12.12.2018 | Technische Universität München

All articles from Health and Medicine >>>

The most recent press releases about innovation >>>

Die letzten 5 Focus-News des innovations-reports im Überblick:

Im Focus: Lethal combination: Drug cocktail turns off the juice to cancer cells

A widely used diabetes medication combined with an antihypertensive drug specifically inhibits tumor growth – this was discovered by researchers from the University of Basel’s Biozentrum two years ago. In a follow-up study, recently published in “Cell Reports”, the scientists report that this drug cocktail induces cancer cell death by switching off their energy supply.

The widely used anti-diabetes drug metformin not only reduces blood sugar but also has an anti-cancer effect. However, the metformin dose commonly used in the...

Im Focus: New Foldable Drone Flies through Narrow Holes in Rescue Missions

A research team from the University of Zurich has developed a new drone that can retract its propeller arms in flight and make itself small to fit through narrow gaps and holes. This is particularly useful when searching for victims of natural disasters.

Inspecting a damaged building after an earthquake or during a fire is exactly the kind of job that human rescuers would like drones to do for them. A flying...

Im Focus: Topological material switched off and on for the first time

Key advance for future topological transistors

Over the last decade, there has been much excitement about the discovery, recognised by the Nobel Prize in Physics only two years ago, that there are two types...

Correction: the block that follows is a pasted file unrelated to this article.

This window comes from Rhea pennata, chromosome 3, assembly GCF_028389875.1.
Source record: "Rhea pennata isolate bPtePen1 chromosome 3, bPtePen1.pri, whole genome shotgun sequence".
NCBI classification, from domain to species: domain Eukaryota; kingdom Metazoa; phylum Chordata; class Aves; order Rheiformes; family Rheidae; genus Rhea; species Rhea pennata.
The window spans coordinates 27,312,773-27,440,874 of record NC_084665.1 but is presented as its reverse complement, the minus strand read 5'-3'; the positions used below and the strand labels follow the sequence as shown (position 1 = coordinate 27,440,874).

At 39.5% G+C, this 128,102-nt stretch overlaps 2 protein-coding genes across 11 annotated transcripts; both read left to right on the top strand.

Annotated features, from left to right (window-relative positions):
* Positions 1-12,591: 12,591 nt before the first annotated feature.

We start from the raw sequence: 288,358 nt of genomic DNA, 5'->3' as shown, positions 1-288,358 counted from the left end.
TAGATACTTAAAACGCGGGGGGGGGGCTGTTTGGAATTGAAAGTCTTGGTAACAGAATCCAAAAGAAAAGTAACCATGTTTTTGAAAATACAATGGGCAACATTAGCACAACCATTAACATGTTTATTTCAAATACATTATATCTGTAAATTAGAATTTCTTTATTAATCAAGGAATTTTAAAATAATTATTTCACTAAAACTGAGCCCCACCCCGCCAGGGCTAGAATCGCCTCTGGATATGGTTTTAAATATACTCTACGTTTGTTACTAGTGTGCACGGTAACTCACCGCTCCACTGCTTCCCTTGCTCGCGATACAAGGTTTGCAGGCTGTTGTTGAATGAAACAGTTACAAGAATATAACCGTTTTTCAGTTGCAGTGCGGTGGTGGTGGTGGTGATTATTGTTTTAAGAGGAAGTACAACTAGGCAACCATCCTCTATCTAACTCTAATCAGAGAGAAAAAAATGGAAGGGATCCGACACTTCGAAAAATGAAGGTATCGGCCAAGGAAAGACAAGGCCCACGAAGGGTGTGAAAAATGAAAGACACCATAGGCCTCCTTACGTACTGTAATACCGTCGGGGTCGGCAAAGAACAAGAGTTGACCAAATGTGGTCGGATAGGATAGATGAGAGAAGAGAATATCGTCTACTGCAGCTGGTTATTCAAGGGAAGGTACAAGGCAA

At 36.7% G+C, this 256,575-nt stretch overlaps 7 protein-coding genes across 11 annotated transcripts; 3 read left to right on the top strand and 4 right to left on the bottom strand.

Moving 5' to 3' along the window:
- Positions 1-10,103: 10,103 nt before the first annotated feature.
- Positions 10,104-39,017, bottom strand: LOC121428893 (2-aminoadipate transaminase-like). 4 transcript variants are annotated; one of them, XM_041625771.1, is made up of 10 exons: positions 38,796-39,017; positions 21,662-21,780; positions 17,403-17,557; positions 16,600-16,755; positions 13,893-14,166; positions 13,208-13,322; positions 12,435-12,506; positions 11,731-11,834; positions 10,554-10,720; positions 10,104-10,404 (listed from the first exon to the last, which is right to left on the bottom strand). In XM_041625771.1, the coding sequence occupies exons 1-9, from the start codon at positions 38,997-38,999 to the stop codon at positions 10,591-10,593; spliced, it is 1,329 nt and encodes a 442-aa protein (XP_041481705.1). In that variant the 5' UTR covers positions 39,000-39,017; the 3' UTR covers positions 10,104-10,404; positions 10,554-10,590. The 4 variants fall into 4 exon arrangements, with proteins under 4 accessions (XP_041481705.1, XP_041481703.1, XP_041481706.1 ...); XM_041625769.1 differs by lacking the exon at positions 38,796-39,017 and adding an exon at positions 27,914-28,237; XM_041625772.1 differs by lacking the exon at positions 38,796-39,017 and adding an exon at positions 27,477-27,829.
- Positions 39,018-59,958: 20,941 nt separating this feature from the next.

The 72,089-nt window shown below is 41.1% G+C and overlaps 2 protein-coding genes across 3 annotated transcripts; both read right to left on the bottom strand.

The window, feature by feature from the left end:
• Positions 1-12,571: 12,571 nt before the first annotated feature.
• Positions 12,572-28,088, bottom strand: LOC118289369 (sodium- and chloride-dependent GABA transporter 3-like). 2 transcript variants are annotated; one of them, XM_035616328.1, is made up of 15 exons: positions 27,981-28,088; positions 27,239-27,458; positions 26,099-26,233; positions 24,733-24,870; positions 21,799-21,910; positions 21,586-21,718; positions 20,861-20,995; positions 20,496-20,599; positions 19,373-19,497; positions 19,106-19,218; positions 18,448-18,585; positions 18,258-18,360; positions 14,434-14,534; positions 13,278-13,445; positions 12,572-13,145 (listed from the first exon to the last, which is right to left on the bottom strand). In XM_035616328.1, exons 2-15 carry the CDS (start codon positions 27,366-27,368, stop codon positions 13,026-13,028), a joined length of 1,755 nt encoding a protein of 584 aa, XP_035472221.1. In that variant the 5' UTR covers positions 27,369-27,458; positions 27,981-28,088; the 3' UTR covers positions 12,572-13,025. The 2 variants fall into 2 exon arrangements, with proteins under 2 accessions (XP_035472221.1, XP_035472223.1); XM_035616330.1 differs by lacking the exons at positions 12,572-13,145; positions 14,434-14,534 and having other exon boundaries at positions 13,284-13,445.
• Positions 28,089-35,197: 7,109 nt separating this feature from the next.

Im Focus: Researchers develop method to transfer entire 2D circuits to any smooth surface

What if a sensor sensing a thing could be part of the thing itself? Rice University engineers believe they have a two-dimensional solution to do just that.

Rice engineers led by materials scientists Pulickel Ajayan and Jun Lou have developed a method to make atom-flat sensors that seamlessly integrate with devices...

Im Focus: Three components on one chip

Scientists at the University of Stuttgart and the Karlsruhe Institute of Technology (KIT) succeed in important further development on the way to quantum Computers.

Quantum computers one day should be able to solve certain computing problems much faster than a classical computer. One of the most promising approaches is...

All Focus news of the innovation-report >>>

Anzeige

Anzeige

VideoLinks
Industry & Economy
Event News

ICTM Conference 2019: Digitization emerges as an engineering trend for turbomachinery construction

12.12.2018 | Event News

New Plastics Economy Investor Forum - Meeting Point for Innovations

10.12.2018 | Event News

EGU 2019 meeting: Media registration now open

06.12.2018 | Event News

 
Latest News

New discoveries predict ability to forecast dementia from single molecule

12.12.2018 | Health and Medicine

CCNY-Yale researchers make shape shifting cell breakthrough

12.12.2018 | Physics and Astronomy

Pain: Perception and motor impulses arise in the brain independently of one another

12.12.2018 | Health and Medicine

VideoLinks
Science & Research
Overview of more VideoLinks >>>